National Geographic : 1994 Sep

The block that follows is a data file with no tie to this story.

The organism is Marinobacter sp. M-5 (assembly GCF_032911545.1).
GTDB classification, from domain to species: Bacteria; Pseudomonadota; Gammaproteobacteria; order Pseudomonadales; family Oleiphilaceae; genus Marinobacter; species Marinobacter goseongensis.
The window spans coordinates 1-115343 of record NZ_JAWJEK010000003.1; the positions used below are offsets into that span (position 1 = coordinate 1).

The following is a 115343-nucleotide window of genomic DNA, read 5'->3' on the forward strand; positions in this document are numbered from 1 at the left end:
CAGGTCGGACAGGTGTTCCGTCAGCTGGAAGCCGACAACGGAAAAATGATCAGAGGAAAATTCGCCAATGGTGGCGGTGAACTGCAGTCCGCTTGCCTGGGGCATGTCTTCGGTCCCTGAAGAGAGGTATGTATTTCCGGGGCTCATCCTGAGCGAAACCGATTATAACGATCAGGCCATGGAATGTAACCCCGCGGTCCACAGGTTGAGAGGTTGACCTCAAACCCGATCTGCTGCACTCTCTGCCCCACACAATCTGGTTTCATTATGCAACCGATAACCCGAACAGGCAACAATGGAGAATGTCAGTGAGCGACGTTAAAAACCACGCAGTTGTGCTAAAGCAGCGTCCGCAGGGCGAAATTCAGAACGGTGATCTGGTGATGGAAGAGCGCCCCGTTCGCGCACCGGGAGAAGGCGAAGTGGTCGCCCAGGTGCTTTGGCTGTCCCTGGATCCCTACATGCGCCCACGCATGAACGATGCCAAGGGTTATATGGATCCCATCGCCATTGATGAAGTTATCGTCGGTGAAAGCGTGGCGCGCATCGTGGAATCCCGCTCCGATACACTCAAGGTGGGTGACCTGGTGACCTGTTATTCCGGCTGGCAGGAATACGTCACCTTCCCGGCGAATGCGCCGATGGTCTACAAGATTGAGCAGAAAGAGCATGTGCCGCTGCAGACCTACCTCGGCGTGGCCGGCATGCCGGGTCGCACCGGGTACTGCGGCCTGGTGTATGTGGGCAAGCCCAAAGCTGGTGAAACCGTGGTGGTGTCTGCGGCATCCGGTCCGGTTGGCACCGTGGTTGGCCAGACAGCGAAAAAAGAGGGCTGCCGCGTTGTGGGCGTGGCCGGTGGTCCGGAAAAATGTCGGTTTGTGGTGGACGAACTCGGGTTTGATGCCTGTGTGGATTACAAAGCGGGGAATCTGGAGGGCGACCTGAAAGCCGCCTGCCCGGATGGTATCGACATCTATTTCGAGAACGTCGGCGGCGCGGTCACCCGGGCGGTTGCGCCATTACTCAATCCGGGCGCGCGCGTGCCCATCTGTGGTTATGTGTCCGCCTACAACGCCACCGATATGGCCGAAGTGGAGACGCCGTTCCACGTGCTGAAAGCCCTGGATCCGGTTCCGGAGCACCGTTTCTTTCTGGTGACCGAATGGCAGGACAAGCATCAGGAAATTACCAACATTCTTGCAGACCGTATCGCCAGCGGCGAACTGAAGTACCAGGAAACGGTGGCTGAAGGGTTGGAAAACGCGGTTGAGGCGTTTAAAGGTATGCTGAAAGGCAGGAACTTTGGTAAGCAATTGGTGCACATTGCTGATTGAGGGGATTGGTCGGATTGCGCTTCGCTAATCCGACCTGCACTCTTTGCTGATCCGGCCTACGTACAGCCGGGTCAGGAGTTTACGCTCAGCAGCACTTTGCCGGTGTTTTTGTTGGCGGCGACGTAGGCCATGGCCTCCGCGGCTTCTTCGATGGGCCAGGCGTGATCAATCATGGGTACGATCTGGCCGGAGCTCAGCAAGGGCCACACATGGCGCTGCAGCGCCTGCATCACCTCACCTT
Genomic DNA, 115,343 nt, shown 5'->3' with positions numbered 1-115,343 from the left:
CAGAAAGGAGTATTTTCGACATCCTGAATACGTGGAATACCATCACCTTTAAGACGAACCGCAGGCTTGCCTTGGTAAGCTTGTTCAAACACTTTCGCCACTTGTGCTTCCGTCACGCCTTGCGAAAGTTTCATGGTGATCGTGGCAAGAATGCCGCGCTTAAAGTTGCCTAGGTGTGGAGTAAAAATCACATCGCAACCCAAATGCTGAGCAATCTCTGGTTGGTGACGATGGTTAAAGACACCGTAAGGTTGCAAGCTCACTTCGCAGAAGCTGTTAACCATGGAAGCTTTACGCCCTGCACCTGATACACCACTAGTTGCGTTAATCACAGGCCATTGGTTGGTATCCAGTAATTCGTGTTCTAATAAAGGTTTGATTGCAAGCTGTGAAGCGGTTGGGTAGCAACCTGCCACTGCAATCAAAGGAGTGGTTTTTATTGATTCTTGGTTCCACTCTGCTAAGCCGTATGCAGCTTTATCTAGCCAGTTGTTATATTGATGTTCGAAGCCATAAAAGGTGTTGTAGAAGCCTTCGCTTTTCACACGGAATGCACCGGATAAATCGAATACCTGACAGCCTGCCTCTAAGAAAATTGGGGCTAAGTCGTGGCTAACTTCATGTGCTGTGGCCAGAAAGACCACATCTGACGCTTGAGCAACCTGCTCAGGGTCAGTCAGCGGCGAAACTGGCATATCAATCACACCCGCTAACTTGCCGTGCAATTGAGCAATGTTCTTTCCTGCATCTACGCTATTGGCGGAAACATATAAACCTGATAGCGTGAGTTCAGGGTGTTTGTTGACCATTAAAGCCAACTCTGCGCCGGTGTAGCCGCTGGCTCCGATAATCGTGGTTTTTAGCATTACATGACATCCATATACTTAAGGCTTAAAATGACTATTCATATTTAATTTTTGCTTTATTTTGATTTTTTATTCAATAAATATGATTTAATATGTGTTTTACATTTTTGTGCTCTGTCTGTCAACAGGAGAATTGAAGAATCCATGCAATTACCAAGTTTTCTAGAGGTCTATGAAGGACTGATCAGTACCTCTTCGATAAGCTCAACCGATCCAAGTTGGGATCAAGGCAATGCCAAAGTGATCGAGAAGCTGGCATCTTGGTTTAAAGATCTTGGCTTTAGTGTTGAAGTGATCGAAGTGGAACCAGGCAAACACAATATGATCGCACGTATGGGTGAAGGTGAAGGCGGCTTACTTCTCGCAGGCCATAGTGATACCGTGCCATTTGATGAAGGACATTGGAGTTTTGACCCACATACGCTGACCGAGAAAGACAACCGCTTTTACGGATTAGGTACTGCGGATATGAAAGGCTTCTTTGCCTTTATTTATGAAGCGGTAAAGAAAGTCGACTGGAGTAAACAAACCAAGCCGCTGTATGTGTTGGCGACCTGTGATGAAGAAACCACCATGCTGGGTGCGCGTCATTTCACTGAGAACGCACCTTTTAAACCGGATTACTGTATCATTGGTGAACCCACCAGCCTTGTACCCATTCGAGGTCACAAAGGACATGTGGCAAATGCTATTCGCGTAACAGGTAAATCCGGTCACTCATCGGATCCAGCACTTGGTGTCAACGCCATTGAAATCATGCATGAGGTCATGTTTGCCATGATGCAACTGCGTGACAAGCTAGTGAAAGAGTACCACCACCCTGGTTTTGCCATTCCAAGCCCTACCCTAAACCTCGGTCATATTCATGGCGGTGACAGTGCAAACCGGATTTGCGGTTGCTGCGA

THE PRESIDENT'S REPORT ON THE Education Foundation At Long Last, New Geography Standards They're teaching our kids gar bage in schools now-and it's a great way to turn them on to geography. As part of the National Geo graphic Kids Network program, stu dents root through classroom trash and analyze how much of it is recy clable. Then, using a computer link, they compare their findings with those of youngsters in schools around the nation and the world. It's a chance for students at Layton Hall Elementary School in Fairfax, Virginia (right), to share an ecology lesson with kids like those at Siler City Elementary School in North Carolina (below). Projects like these help students explore the many aspects of geogra phy. And I'm very excited about the next step: To help teachers pull those elements together, new ANNIEGRIFFITHS BELT geography education standards are to be announced next month. Last March, President Clinton signed into law the Goals 2000 education act, aimed at improving student performance in eight sub jects, including geography. Across the country more than 2,000 people have worked on the geography stan dards, drawing up a blueprint of basic knowledge and skills that stu dents should possess by the fourth, eighth, and twelfth grades. For example, fourth-grade teach ers will now know that students should, among other things, be able to make a cardboard or clay model of a region showing landforms, drainage systems, and vegetation. Anthony R. de Souza, editor of the Society's RESEARCH & EXPLORA TION journal, is executive director of the geography-standards effort. "This could be a golden era for geography," says de Souza. "The standards will be voluntary, but for our children's sake-I hope schools seize the opportunity." FRITZ HOFFMAN,JB PICTURES THE NATIONAL GEOGRAPHICSOCIETY EDUCATIONFOUNDATION WAS ESTABLISHED TO RAISE AND DISTRIBUTE FUNDS FOR EDUCATIONALAND SCIENTIFIC PROGRAMS.